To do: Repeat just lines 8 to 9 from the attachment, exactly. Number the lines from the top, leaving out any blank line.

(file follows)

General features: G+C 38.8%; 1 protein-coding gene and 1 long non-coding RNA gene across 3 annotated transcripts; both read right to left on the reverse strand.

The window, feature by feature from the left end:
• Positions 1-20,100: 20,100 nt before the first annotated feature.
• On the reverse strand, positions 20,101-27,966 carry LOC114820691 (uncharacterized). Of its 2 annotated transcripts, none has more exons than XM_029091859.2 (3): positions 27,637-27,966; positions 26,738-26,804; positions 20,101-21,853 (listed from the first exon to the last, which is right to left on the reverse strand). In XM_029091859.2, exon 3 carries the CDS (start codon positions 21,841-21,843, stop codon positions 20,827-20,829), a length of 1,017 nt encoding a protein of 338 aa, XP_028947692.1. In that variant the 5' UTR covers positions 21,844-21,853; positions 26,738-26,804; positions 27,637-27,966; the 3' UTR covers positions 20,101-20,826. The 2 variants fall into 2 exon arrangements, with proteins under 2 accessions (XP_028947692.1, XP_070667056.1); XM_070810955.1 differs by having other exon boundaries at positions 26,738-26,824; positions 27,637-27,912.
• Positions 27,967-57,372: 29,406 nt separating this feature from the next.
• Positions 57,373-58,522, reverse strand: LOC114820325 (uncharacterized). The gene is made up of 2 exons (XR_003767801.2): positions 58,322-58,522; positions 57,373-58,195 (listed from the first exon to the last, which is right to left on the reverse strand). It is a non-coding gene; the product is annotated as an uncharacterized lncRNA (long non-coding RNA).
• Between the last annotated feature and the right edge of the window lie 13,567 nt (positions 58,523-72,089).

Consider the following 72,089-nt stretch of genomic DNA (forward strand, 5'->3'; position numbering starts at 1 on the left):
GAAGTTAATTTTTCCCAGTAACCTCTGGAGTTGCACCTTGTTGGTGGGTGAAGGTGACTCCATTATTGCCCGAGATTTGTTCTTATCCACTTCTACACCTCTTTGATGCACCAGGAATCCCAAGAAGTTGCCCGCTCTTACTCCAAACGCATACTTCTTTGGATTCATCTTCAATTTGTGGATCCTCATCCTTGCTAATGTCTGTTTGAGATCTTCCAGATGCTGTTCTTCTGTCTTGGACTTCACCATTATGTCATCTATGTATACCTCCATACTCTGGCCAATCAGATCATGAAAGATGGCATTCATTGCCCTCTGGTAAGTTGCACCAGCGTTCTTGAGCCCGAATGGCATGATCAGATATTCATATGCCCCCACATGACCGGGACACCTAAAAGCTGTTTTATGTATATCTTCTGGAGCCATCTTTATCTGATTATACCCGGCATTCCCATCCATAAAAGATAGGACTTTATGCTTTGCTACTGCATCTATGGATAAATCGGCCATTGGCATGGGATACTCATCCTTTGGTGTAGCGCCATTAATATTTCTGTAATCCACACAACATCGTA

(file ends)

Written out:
Consider the following 72,089-nt stretch of genomic DNA (forward strand, 5'->3'; position numbering starts at 1 on the left):
GAAGTTAATTTTTCCCAGTAACCTCTGGAGTTGCACCTTGTTGGTGGGTGAAGGTGACTCCATTATTGCCCGAGATTTGTTCTTATCCACTTCTACACCTCTTTGATGCACCAGGAATCCCAAGAAGTTGCCCGCTCTTACTCCAAACGCATACTTCTTTGGATTCATCTTCAATTTGTGGATCCTCATCCTTGCTAATGTCTGTTTGAGATCTTCCAGATGCTGTTCTTCTGTCTTGGACTTCACCATTATGTCATCTATGTATACCTCCATACTCTGGCCAATCAGATCATGAAAGATGGCATTCATTGCCCTCTGGTAAGTTGCACCAGCGTTCTTGAGCCCGAATGGCATGATCAGATATTCATATGCCCCCACATGACCGGGACACCTAAAAGCTGTTTTATGTATATCTTCTGGAGCCATCTTTATCTGATTATACCCGGCATTCCCATCCATAAAAGATAGGACTTTATGCTTTGCTACTGCATCTATGGATAAATCGGCCATTGGCATGGGATACTCATCCTTTGGTGTAGCGCCATTAATATTTCTGTAATCCACACAACATCGTA